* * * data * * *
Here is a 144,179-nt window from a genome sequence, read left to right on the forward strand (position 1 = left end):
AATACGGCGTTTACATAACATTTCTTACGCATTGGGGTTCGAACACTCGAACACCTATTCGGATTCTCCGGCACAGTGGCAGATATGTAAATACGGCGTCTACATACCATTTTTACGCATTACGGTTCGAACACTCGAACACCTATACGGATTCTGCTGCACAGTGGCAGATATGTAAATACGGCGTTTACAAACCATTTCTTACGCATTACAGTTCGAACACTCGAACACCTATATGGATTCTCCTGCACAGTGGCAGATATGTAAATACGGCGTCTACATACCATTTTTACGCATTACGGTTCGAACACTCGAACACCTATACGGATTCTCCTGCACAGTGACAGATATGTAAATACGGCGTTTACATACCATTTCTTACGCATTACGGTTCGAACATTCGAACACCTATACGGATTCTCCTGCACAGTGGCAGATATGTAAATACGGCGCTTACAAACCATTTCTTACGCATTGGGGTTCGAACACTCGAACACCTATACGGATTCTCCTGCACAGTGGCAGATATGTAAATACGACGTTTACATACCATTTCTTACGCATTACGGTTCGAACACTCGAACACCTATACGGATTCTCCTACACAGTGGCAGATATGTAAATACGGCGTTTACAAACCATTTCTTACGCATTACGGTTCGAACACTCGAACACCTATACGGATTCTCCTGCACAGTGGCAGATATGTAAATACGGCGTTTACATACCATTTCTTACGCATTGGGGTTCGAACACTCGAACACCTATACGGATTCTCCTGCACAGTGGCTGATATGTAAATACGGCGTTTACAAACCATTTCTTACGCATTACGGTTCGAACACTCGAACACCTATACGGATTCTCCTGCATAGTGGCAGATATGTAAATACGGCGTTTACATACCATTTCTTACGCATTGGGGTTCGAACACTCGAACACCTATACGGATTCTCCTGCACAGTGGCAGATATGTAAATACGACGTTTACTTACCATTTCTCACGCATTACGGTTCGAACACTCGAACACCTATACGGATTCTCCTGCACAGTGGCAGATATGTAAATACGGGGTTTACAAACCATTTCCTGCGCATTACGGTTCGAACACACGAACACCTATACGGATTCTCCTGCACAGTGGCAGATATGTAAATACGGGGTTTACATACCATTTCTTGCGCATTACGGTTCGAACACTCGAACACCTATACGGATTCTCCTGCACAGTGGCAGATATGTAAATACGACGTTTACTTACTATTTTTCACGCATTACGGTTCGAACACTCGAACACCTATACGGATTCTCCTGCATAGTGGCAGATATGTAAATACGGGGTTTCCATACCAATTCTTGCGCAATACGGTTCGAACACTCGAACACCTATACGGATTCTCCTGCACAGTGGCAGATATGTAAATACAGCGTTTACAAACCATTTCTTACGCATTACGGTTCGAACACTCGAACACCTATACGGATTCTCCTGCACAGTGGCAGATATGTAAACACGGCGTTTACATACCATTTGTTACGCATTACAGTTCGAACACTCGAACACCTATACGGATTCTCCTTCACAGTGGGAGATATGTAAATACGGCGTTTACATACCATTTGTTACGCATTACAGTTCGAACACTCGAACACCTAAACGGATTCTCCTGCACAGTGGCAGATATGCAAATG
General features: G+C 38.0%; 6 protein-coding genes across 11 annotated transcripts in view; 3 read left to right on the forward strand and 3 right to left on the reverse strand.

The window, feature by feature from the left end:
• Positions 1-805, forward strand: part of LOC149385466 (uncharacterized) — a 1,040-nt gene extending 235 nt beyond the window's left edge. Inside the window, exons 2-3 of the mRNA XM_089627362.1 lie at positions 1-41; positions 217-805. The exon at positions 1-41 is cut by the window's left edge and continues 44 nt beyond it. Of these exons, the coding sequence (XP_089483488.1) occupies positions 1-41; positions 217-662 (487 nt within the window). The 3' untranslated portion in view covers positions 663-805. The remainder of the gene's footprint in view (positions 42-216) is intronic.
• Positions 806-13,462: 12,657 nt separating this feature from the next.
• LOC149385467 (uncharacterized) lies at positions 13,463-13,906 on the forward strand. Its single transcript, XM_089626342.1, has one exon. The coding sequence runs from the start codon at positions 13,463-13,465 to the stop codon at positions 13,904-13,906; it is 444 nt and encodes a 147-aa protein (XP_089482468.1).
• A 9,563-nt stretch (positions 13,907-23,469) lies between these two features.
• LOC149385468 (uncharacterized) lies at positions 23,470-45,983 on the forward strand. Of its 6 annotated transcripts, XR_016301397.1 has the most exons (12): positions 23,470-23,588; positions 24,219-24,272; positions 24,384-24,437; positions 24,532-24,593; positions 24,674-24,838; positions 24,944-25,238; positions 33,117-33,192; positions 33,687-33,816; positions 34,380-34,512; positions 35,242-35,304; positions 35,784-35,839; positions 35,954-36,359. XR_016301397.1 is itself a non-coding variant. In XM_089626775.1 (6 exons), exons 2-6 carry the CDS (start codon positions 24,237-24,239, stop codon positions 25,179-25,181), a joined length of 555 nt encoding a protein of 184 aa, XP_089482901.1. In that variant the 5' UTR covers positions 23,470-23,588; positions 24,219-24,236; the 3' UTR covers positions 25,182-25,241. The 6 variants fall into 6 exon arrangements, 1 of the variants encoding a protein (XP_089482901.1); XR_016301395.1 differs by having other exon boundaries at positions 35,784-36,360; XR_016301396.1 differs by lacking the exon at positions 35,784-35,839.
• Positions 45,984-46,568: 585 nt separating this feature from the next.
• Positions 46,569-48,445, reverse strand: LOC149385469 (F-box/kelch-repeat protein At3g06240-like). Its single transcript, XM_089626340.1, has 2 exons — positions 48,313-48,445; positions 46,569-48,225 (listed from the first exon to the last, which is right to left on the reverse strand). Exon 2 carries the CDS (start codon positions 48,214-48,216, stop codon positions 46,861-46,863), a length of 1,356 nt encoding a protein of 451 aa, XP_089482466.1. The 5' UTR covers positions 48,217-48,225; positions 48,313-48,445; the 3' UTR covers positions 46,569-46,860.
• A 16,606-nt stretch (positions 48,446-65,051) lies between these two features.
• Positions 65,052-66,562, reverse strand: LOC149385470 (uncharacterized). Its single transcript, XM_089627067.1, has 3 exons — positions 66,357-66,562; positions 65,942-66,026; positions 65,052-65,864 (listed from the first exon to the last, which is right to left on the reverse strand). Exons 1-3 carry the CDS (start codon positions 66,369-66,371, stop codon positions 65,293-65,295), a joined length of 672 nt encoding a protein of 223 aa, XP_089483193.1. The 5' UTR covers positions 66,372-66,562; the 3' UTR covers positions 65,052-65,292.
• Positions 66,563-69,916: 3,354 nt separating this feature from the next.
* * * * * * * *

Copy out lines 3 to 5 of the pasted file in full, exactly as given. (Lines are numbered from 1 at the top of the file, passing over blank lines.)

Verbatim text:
General features: G+C 38.0%; 6 protein-coding genes across 11 annotated transcripts in view; 3 read left to right on the forward strand and 3 right to left on the reverse strand.

The window, feature by feature from the left end:
• Positions 1-805, forward strand: part of LOC149385466 (uncharacterized) — a 1,040-nt gene extending 235 nt beyond the window's left edge. Inside the window, exons 2-3 of the mRNA XM_089627362.1 lie at positions 1-41; positions 217-805. The exon at positions 1-41 is cut by the window's left edge and continues 44 nt beyond it. Of these exons, the coding sequence (XP_089483488.1) occupies positions 1-41; positions 217-662 (487 nt within the window). The 3' untranslated portion in view covers positions 663-805. The remainder of the gene's footprint in view (positions 42-216) is intronic.